As a practice, you could say that there's a purpose here - it's creating fun, it's making the kids laugh, it's creating a positive mood, but other than that, there's nothing. And that's the beautiful thing about being deliberately Dumb - it clears the palate. It's game playing that stretches out our brains while acting as a release valve from all of the super important stuff we're supposed to be doing.

Steven Universe
I recently bought an afro wig - not as a practice of cultutral appropriation, that's tacky and insensitive - but because I was looking into putting together a Steven Universe Halloween costume. Unfortunately, when I tried it on, it looked stupid on me. So of course, I did the only thing you should do with such an item. No, I didn't take it back to Target, I stuffed it with old t-shirts, and used zip ties to close it up. A little hot glue, some googly eyes, and now we have a classroom friend named Reynaldo who hides in a different spot each day. I'm sure that I could have my students write stories about Reynaldo (where does he come from, what does he do when we're not there, what does he eat (fingers! stay away from his mouth!)), there's no real point. He's fun. It's a dumb game to play. Where's Reynaldo today? Did anyone find Reynaldo yet?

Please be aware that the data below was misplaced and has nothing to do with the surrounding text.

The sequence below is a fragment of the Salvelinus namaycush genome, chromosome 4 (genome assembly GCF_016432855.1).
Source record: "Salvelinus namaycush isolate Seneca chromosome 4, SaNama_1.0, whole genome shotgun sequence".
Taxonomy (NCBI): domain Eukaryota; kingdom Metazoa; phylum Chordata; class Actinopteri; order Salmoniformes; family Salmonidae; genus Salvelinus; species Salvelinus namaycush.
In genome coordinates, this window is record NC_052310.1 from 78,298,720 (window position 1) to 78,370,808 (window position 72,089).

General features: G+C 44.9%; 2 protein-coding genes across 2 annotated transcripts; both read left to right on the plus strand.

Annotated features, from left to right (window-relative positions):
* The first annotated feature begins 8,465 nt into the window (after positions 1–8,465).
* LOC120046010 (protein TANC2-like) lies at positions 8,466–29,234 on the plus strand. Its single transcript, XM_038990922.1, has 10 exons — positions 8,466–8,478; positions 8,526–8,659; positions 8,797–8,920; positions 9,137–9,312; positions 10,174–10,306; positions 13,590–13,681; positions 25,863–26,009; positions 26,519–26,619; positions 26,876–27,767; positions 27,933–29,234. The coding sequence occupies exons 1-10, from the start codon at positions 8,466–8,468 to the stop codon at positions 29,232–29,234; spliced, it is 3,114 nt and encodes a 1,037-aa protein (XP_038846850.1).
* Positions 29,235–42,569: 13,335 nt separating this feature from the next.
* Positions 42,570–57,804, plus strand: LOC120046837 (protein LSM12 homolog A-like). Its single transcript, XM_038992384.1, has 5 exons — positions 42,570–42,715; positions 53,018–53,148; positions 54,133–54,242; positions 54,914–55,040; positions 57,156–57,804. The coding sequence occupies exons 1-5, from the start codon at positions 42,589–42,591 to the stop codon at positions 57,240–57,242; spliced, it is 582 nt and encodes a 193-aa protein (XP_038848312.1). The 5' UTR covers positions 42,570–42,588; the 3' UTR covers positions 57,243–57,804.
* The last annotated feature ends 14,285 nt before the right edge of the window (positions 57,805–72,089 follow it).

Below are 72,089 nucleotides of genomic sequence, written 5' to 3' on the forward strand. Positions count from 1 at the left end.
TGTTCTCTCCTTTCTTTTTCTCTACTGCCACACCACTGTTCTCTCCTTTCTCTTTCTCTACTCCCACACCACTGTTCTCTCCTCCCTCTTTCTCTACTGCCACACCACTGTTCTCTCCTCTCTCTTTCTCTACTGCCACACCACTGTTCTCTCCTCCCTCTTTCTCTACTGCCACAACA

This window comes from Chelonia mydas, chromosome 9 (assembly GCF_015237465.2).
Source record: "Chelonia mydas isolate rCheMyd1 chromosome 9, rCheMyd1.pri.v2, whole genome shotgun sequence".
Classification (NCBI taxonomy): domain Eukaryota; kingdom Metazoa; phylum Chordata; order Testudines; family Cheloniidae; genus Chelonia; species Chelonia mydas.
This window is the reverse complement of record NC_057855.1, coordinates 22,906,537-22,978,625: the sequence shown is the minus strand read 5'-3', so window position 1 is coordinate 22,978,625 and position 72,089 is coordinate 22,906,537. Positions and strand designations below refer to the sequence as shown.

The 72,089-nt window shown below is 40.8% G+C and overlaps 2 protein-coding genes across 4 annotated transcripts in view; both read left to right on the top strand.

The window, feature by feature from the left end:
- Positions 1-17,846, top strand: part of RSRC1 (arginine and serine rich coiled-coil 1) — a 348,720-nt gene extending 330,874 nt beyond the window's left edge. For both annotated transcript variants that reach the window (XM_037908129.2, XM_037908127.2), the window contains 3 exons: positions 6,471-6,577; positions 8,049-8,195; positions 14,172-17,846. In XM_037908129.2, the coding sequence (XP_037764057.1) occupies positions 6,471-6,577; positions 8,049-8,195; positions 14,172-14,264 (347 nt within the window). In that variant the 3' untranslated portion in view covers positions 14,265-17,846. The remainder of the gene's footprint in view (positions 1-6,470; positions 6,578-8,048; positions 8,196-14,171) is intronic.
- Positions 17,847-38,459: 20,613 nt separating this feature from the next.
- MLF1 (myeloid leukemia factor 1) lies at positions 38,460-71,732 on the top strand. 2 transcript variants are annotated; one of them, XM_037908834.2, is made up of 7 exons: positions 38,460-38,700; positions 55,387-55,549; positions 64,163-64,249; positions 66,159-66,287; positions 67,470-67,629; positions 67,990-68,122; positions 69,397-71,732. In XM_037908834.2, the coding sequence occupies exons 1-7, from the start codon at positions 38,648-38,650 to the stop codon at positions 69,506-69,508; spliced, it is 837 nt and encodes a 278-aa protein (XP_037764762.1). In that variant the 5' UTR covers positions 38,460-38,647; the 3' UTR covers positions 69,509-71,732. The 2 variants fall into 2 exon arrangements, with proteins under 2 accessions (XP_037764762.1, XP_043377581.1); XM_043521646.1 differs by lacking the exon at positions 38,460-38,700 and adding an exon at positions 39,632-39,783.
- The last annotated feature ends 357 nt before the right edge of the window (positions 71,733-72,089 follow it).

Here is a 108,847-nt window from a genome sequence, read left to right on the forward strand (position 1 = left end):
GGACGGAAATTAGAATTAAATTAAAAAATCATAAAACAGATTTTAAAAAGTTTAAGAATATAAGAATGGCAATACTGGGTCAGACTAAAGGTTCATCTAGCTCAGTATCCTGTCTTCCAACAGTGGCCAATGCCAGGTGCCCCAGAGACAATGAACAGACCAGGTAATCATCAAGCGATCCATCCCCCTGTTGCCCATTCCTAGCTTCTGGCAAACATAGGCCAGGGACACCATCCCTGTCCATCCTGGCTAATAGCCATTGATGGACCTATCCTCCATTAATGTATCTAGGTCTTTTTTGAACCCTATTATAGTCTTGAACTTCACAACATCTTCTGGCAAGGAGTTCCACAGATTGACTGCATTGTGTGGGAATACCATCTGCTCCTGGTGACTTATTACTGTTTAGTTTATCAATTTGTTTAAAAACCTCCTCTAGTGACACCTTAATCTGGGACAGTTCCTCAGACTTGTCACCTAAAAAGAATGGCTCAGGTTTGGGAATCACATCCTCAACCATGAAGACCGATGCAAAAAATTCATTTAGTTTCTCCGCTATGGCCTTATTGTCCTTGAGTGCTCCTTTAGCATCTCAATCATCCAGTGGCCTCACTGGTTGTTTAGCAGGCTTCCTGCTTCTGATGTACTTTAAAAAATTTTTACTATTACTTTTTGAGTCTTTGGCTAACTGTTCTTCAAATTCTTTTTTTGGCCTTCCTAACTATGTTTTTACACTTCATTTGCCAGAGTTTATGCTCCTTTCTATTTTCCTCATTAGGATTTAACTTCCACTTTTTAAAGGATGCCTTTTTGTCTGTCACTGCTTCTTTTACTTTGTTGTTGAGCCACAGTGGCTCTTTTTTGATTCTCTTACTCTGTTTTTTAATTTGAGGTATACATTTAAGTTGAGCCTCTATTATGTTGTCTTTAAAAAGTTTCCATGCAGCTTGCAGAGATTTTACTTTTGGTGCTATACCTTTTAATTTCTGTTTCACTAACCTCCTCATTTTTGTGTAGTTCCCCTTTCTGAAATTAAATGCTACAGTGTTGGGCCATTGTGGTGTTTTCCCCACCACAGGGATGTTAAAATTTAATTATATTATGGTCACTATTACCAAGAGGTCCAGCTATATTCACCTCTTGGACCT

Andrew wrote about Reynaldo on his Seesaw Journal
Okay, again, maybe there is a purpose here. Shared experiences create culture. Building memories together - especially silly ones - creates bonds between people that last a lifetime. We look back at the times in life when we laughed. Mapping out your life and relationships with memories of laughter is a powerful and positive way to reflect. Okay, so maybe I'm helping my students with that, and maybe I'm even showing them how to create those parts in their own lives. But seriously, we're just being Dumb!